When I was six years old, I shot a man.
People think I am joking when I say this, as I do occasionally, if prodded, in a group that wants to talk guns or hunting or the excesses of the rural South. It has been nearly twenty years since I discharged a firearm or spent any time in a deer stand or duck blind, yet I am considered an authority on such matters, since I live among people who are not.
Clearly my father was eager for me to be a hunter. Santa brought me a BB gun and a pair of insulated camouflage coveralls when I was four, in spite of the fact that my mother reviled guns and hunting. “Did you kill them all?” she used to ask when Dad would come in from duck hunting. “Did you rid the world of all those awful ducks?”
After breakfast that Christmas morning, I followed my father out to the garage, where he shaved several inches off the air rifle’s stock with his rickety mint-green jigsaw. An attorney, he is not mechanically inclined, and even at that age I sensed something hasty and inexact in the work. By the time we ate turkey that afternoon, I was adept at shooting the hearts out of Miller Lite empties. In those days the cans had dark ovals on their sides and made excellent targets.
In Mississippi, though, there is always a further extreme of roughness. My friend Kris Hough across the street, who was my age, received his own gun from Santa that year as well, but a real one, a .410 shotgun. My father did most of his deer hunting down near Vicksburg, where he and my mother had lived for several years, and he belonged to the club across the river in Arkansas where Kris and his father hunted. The four of us went over to Arkansas one early morning that Christmas holiday. It was my first time hunting.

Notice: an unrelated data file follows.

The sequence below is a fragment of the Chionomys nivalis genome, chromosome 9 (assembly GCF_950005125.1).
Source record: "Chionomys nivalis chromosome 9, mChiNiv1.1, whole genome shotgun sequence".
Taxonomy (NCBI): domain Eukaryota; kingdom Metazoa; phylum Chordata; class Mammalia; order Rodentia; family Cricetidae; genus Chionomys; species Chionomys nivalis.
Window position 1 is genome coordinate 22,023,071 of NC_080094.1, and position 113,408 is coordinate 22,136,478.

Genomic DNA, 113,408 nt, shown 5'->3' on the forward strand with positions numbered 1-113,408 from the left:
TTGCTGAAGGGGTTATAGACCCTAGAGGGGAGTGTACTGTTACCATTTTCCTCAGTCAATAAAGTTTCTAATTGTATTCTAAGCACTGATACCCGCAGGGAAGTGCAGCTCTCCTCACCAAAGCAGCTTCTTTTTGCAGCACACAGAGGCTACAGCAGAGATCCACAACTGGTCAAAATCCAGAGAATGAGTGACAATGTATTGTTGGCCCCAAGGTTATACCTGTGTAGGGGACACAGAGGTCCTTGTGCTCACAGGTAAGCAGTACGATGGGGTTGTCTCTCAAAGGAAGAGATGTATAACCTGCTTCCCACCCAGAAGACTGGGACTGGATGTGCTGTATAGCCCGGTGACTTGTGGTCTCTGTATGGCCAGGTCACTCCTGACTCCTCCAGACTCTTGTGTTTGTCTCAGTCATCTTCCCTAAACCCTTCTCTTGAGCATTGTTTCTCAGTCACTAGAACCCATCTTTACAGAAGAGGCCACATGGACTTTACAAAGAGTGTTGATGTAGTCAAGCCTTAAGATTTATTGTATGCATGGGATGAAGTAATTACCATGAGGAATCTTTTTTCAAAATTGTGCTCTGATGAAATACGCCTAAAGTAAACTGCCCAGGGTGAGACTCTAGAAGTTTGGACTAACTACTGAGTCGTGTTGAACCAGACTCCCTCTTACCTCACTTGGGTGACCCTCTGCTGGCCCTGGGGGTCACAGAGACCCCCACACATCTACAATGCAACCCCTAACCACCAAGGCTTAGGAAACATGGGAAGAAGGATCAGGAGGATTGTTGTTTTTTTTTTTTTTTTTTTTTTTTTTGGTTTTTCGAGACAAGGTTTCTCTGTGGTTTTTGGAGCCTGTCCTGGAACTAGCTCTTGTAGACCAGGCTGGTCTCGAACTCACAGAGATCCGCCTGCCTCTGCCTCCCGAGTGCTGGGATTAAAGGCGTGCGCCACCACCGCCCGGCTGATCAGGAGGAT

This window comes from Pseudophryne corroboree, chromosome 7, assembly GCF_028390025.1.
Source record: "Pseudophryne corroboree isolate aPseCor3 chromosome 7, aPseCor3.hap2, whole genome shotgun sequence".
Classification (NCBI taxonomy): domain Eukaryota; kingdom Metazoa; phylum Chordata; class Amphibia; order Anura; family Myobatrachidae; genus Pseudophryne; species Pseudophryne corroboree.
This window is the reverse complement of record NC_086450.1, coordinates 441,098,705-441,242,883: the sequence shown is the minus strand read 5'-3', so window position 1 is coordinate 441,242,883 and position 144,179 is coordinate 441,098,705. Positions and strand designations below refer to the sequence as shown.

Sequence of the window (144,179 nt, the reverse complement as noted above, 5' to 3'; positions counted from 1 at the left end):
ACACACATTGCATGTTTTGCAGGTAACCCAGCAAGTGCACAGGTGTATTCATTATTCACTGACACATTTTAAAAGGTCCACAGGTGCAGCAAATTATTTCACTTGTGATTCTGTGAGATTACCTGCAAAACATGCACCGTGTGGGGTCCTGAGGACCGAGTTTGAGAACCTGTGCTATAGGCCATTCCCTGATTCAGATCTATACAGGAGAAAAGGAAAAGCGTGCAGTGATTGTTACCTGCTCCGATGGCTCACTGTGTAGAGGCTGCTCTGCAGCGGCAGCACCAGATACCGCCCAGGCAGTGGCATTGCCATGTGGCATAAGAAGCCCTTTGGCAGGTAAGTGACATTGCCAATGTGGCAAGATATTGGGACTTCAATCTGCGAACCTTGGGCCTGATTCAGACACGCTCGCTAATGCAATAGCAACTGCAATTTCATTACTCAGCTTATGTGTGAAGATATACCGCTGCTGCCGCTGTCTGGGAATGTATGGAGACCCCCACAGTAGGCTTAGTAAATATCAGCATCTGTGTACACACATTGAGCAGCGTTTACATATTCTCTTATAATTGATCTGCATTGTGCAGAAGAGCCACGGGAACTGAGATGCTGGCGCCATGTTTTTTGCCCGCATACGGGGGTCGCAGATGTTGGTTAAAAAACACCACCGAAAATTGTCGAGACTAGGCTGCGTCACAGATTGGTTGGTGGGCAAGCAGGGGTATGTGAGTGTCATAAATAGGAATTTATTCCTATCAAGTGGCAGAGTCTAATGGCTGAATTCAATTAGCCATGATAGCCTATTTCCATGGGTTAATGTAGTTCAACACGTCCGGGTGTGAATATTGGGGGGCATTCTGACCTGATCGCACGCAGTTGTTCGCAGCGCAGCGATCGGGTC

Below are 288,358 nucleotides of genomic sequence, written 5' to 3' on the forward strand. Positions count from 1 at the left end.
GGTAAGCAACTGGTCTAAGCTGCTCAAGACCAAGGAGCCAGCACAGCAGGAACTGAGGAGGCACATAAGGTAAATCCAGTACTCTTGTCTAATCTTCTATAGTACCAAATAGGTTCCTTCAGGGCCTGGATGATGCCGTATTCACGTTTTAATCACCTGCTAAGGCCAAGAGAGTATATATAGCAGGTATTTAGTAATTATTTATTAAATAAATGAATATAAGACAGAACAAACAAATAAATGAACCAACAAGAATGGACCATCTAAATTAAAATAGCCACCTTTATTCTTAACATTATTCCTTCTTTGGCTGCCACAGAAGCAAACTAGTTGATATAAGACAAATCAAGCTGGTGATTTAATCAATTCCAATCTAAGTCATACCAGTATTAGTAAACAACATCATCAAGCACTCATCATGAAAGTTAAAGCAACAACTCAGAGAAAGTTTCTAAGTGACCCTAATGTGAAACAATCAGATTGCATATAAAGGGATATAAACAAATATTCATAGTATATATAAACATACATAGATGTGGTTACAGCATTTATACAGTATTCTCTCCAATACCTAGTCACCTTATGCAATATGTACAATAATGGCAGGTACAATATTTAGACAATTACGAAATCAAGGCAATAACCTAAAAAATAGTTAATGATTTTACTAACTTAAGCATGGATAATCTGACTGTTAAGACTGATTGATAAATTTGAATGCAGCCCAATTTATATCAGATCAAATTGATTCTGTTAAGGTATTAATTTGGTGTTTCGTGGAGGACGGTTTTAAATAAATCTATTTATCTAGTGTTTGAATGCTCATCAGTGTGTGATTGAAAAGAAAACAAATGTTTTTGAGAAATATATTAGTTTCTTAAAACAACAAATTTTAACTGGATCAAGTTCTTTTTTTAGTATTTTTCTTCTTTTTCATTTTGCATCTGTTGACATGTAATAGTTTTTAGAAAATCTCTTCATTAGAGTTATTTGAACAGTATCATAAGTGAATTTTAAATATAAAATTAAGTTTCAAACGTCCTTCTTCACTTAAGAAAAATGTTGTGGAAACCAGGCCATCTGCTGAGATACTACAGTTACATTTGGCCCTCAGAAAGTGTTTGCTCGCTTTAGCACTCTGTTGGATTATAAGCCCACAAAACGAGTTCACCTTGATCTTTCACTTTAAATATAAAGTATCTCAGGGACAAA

Kris made it clear before I ever got to the woods that his gun was real and mine wasn’t, so initially the morning felt false in the way childhood often does. I was aware, as my father climbed down from the tree stand and arranged Miller Lite cans on the forest floor, then took photos of me shooting them, that this was not hunting.
Quickly the morning became real. Dad was back in the stand, and we heard a sound like thunder, only close by and more menacing. Seconds later a deer loped past and fell in a heap. Kris and his father appeared, following the same path as the deer, and I could hear Mr. Hough’s excitable baritone. They stood together over the motionless animal, and Kris raised his gun to his shoulder. He shot the deer point-blank in the ribs.
“Why did Kris shoot that deer after it was already dead?” I asked.
“Mr. Hough shot it,” Dad said, trying to be generous, I think, “but it was still alive. Kris had to put it out of its misery.”